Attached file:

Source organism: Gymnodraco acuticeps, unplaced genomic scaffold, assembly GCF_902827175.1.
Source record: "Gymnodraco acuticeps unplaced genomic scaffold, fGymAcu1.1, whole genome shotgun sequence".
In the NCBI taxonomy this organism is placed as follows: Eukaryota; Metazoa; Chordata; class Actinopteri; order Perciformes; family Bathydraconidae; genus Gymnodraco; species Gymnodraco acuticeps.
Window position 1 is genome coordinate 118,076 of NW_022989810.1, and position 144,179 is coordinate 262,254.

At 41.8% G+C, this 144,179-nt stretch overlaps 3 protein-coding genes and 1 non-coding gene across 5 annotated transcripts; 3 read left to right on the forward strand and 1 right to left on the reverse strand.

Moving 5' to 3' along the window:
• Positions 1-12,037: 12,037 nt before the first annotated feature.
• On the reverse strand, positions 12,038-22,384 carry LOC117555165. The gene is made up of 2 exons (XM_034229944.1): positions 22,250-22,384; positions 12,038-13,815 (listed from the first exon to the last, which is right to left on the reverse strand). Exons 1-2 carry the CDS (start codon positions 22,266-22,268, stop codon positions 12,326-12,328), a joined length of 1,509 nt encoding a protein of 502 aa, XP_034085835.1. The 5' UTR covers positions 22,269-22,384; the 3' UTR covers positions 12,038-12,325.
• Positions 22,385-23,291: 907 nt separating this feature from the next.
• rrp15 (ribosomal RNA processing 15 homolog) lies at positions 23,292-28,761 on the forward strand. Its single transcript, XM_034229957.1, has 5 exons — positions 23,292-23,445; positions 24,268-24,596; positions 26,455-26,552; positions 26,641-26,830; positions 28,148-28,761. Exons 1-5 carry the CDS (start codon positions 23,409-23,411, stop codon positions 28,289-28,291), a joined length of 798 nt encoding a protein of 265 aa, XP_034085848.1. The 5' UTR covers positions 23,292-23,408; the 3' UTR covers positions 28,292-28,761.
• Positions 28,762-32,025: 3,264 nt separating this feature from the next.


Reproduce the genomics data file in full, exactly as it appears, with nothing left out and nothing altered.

Source organism: Gymnodraco acuticeps, unplaced genomic scaffold, assembly GCF_902827175.1.
Source record: "Gymnodraco acuticeps unplaced genomic scaffold, fGymAcu1.1, whole genome shotgun sequence".
In the NCBI taxonomy this organism is placed as follows: Eukaryota; Metazoa; Chordata; class Actinopteri; order Perciformes; family Bathydraconidae; genus Gymnodraco; species Gymnodraco acuticeps.
Window position 1 is genome coordinate 118,076 of NW_022989810.1, and position 144,179 is coordinate 262,254.

At 41.8% G+C, this 144,179-nt stretch overlaps 3 protein-coding genes and 1 non-coding gene across 5 annotated transcripts; 3 read left to right on the forward strand and 1 right to left on the reverse strand.

Moving 5' to 3' along the window:
• Positions 1-12,037: 12,037 nt before the first annotated feature.
• On the reverse strand, positions 12,038-22,384 carry LOC117555165. The gene is made up of 2 exons (XM_034229944.1): positions 22,250-22,384; positions 12,038-13,815 (listed from the first exon to the last, which is right to left on the reverse strand). Exons 1-2 carry the CDS (start codon positions 22,266-22,268, stop codon positions 12,326-12,328), a joined length of 1,509 nt encoding a protein of 502 aa, XP_034085835.1. The 5' UTR covers positions 22,269-22,384; the 3' UTR covers positions 12,038-12,325.
• Positions 22,385-23,291: 907 nt separating this feature from the next.
• rrp15 (ribosomal RNA processing 15 homolog) lies at positions 23,292-28,761 on the forward strand. Its single transcript, XM_034229957.1, has 5 exons — positions 23,292-23,445; positions 24,268-24,596; positions 26,455-26,552; positions 26,641-26,830; positions 28,148-28,761. Exons 1-5 carry the CDS (start codon positions 23,409-23,411, stop codon positions 28,289-28,291), a joined length of 798 nt encoding a protein of 265 aa, XP_034085848.1. The 5' UTR covers positions 23,292-23,408; the 3' UTR covers positions 28,292-28,761.
• Positions 28,762-32,025: 3,264 nt separating this feature from the next.